The following is an excerpt from Digital Painting Techniques: Practical Techniques of Digital Art Masters. Compiled by the team at 3dtotal.com, Digital Painting Techniques, Volume 1 offers digital inspiration with hands-on insight and techniques from professional digital artists. Here, Richard Tilbury shows you step-by-step how he digitally paints fur.
Painting Fur By Richard Tilbury
Software Used: Photoshop
In this tutorial I will be attempting to paint fur, and for this exercise I will be using a wolf as a context to create the image, in order for it to make sense and not appear just as a semiabstract picture. Before starting to paint, I search the internet for various references and photographs to help guide me in the creation of a convincing representation of fur. When you begin to look at your subject, which in this case is a wolf, you will realize how varied it is, not only from animal to animal but also in the types of fur evident in a single type of creature, such as our wolf. When I began researching the subject I soon discovered how wolves vary in color and how their fur changes in length across their bodies. For example, the fur around their legs is quite short and looks almost matted, similar to a bear, and yet around the shoulders it is longer and shaggier in appearance. So with our research done and references gathered, let’s paint!
Once you have enough reference material at hand it is time to make a start, which I will do by filling in the background color of a blank canvas with a non-descript warm gray, over which I can create a new layer for my drawing of a simple outline of a wolf (Fig.01). I always like to get rid of the white early on – any tertiary color is suitable really, and this is only a personal preference.
On a new layer I start to paint in the key colors, which compose mainly of warm browns and yellows in this instance. As there will be no definitive shadows and highlights I have sketched everything in on one layer. In Fig.02 you will notice that I have made some provisional rough marks below the shoulder to denote some of the thicker fur that appears darker beneath the surface, similar to a husky. I use a paler color along the edges to show where the light manages to show through, and basically paint in the main areas. You will also notice that the brush marks also roughly follow the direction that the fur has grown, as indicated by the arrows.
The next stage involves using a custom brush in conjunction with the Smudge tool so that the edges may be softened somewhat and create the appearance of numerous strands of hair. In Fig.03 you can see the shape of the brush in the upper left corner along with the marks it produces, and in Fig.04 you can see the settings used, which are simple enough. Notice that the Spacing is turned down in order that the brush leaves uninterrupted lines when used. With the brush size set quite small, select the Smudge tool and start dragging outwards from the edges – you may wish to alter the strength on the toolbar to around 55%.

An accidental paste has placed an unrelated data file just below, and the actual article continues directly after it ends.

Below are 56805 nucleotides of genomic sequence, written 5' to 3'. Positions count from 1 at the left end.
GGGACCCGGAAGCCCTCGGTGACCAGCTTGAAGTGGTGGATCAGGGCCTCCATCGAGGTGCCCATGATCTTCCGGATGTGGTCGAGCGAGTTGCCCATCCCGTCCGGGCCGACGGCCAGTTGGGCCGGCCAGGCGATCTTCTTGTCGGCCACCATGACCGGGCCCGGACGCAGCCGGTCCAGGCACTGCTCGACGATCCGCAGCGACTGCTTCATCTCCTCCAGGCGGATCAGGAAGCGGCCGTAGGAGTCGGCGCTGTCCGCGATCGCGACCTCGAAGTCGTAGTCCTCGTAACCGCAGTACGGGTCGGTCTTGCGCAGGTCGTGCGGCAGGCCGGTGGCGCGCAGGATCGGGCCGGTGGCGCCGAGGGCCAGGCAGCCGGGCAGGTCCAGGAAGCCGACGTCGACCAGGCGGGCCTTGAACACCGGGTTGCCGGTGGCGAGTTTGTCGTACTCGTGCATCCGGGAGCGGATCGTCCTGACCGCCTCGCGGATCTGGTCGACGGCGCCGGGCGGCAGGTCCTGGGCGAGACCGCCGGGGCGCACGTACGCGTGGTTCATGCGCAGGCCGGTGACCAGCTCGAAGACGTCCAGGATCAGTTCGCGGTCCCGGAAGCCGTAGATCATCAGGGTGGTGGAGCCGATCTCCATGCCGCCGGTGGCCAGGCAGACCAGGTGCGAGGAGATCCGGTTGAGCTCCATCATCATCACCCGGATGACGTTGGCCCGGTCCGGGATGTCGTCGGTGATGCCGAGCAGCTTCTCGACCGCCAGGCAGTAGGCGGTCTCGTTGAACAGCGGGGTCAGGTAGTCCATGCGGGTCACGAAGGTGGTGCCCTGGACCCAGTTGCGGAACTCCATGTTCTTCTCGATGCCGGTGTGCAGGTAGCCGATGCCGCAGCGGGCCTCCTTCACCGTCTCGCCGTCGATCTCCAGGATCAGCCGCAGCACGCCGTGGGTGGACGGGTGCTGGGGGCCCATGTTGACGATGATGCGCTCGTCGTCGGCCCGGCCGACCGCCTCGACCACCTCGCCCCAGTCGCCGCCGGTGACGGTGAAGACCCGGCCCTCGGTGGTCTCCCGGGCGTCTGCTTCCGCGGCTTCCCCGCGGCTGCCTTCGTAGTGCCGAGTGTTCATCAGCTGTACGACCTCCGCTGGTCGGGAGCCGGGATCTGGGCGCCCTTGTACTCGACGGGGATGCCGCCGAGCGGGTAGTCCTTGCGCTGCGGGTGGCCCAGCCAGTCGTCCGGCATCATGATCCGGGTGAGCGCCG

You can see how this has made a difference in the latest version. I also use a standard Airbrush set to between 1 and 3 pixels wide and add in some more hair to help blend the sections. Remember that you do not really need to illustrate every strand of hair, but rather just a few here and there to suggest the illusion of fur.
In the case of the head, I paint in some lighter areas using various tonal ranges and omit any real detail. I place a few random lines around the neck line to help blend the head and body and suggest some longer fur, but do not labor on this. The eye, nose and mouth areas are darkened to help the overall impression, but you can see that the picture is much improved from just a minimal amount of detail.
So far I have tried to create the impression of fur using tonal ranges, a small amount of smudging, and with as little attention to painting actual individual hairs as possible. What I have essentially aimed for is a good and general impression with as much economy as I can muster, so that I have a clear target for finishing the picture. Now that I have established the key areas I will begin the process of refinement.
In Fig.05 I use the same Airbrush as in the previous section to paint in a series of fine strokes that help blend the various tonal passages and show actual strands of fur. These range from the neck to the top of the back and follow the rough direction of the body, but keep mindful to draw in random directions in order to add a natural feel. You can see, particularly on the shoulder area, that the dark sections flow towards the back as well as the chest, and some of the lighter hairs on the neck are almost at right angles to the general flow.
We now reach the final phase of the tutorial which proceeds along the same lines. I add in more fine strokes as well as a few that are a bit wider, to resemble some clumps of fur. Remember to vary your strokes in direction and width as well as the color. So, for example, in darker areas add in some lighter strokes, and vice versa.
In the final version (Fig.06a – b) you will notice that I have left rougher and wider strokes along the shoulder to portray the thicker fur, and kept the finer strokes to areas towards the outer edges and head. The crucial thing to remember is randomness. The last areas to be completed are the eyes, a few facial details, and a color change to the background.
Excerpt from Digital Painting Techniques: Practical Techniques of Digital Art Masters, Volume 1 by 3dtotal.com © 2009 Taylor & Francis Group. All Rights Reserved. Digital Painting Techniques can be purchased Amazon.com, BN.com, and wherever fine books can be found.